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Beating the Odds

What Do Field-Goal Kickers Think About?

You can say with confidence that at least one of this weekend’s NFL playoff games will be decided by a field goal attempt that either is made or missed.

For instance, the Denver Broncos, who play the Pittsburgh Steelers Sunday, would not even be in the playoffs were it not for Matt Prater. He kicked field goals of 59 and 51 yards to help his team beat the Chicago Bears during the regular season. In his career, Prater is 28-for-29 in field goal attempts in the fourth quarter or overtime.

So what do kickers think about in the moments leading up to the attempt? Brendan Gibbons, who kicked a field goal to give Michigan an overtime victory over Virginia Tech in the Sugar Bowl, gave his answer.

“Brunette girls,” Gibbons said. Then he explained. “Every time we were like struggling in kicking, Coach (Brady Hoke) tells me to think about girls on a beach or brunette girls. So that’s what we did. Made the kick.”

Hoke gave great advice. Performance under pressure comes down to what you’re thinking about, or more exactly, what you’re not thinking about. Phrases like “Do or die,” or “It’s now or never” only add pressure.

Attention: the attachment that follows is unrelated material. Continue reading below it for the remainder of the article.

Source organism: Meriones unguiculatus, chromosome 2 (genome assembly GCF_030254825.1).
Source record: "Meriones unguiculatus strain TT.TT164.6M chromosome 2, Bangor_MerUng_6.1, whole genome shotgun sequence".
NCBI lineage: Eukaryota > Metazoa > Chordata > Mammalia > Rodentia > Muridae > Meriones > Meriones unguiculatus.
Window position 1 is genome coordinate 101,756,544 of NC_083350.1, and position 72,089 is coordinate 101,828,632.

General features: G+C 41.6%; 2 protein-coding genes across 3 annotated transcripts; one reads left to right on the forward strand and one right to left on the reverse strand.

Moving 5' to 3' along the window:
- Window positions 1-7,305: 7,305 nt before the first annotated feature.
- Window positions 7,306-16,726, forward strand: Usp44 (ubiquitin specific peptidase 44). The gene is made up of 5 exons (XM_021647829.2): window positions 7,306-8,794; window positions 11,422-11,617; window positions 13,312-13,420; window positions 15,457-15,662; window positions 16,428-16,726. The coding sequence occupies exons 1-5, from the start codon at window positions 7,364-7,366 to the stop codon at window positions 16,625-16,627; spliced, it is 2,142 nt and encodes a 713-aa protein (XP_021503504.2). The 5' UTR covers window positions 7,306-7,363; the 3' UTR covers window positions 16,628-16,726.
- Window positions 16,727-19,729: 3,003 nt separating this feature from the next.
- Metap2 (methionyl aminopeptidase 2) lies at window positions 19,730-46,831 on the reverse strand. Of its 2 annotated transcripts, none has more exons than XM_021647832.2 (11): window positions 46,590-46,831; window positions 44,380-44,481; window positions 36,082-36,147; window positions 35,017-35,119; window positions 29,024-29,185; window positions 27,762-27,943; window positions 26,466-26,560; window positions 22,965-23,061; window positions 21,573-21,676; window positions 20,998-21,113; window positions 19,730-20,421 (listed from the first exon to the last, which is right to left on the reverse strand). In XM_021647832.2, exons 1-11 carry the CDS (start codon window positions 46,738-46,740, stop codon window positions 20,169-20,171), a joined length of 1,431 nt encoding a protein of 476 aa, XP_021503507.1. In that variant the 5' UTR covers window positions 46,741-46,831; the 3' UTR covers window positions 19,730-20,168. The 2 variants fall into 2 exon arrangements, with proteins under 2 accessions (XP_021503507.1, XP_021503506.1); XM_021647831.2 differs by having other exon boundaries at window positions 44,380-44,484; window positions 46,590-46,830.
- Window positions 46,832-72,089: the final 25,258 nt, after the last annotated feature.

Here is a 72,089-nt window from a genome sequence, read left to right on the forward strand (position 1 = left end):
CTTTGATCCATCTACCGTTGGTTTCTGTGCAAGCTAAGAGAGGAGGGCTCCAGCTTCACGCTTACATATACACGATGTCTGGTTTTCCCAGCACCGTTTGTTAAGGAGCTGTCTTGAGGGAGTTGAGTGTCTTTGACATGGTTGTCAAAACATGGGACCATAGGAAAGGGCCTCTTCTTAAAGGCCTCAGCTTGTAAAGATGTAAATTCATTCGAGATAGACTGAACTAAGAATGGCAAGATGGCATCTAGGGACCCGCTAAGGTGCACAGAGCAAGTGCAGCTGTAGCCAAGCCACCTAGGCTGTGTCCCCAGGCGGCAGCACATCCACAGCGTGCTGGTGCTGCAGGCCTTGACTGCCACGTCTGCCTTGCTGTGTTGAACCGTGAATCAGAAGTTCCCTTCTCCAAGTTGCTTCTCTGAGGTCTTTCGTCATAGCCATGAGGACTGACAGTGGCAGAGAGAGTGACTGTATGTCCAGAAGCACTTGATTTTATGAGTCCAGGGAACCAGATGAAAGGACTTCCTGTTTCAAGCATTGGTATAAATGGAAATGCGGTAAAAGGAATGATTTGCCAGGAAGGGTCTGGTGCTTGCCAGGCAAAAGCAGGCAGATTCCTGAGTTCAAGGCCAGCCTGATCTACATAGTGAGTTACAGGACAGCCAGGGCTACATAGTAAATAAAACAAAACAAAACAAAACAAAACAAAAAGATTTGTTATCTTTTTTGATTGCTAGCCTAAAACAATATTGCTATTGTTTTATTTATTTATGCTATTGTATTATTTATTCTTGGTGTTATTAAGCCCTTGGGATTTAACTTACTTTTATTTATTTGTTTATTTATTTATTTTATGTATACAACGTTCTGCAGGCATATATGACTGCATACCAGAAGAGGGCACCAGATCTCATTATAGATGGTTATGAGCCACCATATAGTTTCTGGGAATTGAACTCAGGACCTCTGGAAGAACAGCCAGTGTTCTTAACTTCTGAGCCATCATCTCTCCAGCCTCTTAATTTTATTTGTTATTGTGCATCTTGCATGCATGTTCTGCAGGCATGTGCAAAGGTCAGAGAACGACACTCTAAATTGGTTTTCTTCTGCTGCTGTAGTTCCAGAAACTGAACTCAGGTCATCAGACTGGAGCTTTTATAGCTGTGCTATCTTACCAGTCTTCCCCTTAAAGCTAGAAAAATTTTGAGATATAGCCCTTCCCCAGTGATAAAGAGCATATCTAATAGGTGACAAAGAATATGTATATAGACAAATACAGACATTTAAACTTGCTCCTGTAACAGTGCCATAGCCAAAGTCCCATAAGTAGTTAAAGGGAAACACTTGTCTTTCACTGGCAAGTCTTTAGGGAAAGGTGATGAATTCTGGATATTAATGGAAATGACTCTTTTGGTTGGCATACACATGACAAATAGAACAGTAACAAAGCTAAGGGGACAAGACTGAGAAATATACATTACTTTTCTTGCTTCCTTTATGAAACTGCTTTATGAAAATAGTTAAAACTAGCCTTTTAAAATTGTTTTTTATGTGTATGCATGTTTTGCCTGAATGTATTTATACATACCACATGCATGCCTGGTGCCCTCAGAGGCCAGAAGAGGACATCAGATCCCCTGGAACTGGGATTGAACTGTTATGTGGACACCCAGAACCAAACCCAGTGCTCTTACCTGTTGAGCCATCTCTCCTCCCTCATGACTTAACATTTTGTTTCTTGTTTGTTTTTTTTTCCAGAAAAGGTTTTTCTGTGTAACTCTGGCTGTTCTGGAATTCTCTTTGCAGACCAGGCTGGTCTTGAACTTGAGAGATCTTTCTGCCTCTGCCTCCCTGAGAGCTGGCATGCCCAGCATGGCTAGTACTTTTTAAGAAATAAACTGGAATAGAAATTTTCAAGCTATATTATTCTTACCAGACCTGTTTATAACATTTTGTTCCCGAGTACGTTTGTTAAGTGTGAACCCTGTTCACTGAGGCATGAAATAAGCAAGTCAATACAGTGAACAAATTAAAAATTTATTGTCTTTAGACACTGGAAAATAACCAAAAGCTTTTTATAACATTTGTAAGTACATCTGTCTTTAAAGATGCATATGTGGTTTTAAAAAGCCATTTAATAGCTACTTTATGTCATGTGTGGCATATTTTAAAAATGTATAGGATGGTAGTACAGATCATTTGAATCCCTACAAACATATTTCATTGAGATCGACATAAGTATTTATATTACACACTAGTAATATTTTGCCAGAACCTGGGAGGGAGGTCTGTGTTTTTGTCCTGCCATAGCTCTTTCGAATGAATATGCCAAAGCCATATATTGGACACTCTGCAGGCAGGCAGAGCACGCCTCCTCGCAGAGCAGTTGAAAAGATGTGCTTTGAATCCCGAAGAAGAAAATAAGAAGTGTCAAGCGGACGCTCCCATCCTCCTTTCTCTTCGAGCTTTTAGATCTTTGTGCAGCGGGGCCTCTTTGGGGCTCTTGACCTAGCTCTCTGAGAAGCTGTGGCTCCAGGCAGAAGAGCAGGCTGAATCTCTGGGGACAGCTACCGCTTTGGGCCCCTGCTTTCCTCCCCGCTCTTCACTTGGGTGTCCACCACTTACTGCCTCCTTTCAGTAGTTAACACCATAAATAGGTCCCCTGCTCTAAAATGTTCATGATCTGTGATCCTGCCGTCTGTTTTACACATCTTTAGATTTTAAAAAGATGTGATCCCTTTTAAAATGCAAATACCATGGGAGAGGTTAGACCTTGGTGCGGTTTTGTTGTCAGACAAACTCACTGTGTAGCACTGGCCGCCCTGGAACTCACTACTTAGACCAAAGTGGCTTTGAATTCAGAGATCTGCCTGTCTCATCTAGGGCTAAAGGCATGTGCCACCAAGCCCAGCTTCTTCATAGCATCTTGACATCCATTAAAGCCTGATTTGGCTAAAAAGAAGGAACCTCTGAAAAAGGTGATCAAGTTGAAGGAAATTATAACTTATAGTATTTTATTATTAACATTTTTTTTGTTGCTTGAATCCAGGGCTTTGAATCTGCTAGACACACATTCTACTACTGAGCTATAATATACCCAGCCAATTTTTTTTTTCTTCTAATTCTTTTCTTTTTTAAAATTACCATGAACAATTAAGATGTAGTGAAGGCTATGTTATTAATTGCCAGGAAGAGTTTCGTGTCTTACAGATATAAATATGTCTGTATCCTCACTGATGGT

The secret is to keep your mind off your mind, as a sports psychologist might say.

“I try not to overthink,” said the Broncos’ Prater. “In fact, I don’t think about anything.”

John Kasay, a longtime kicker in the NFL, once offered another explanation for missing a kick that would have given the Carolina Panthers a victory.

“I can say with absolute confidence that God did not want me to make that field goal,” Kasay was quoted as saying.

To which someone observed, “God does not care about football. God is a baseball fan.”

You see? It doesn’t pay for kickers to think.

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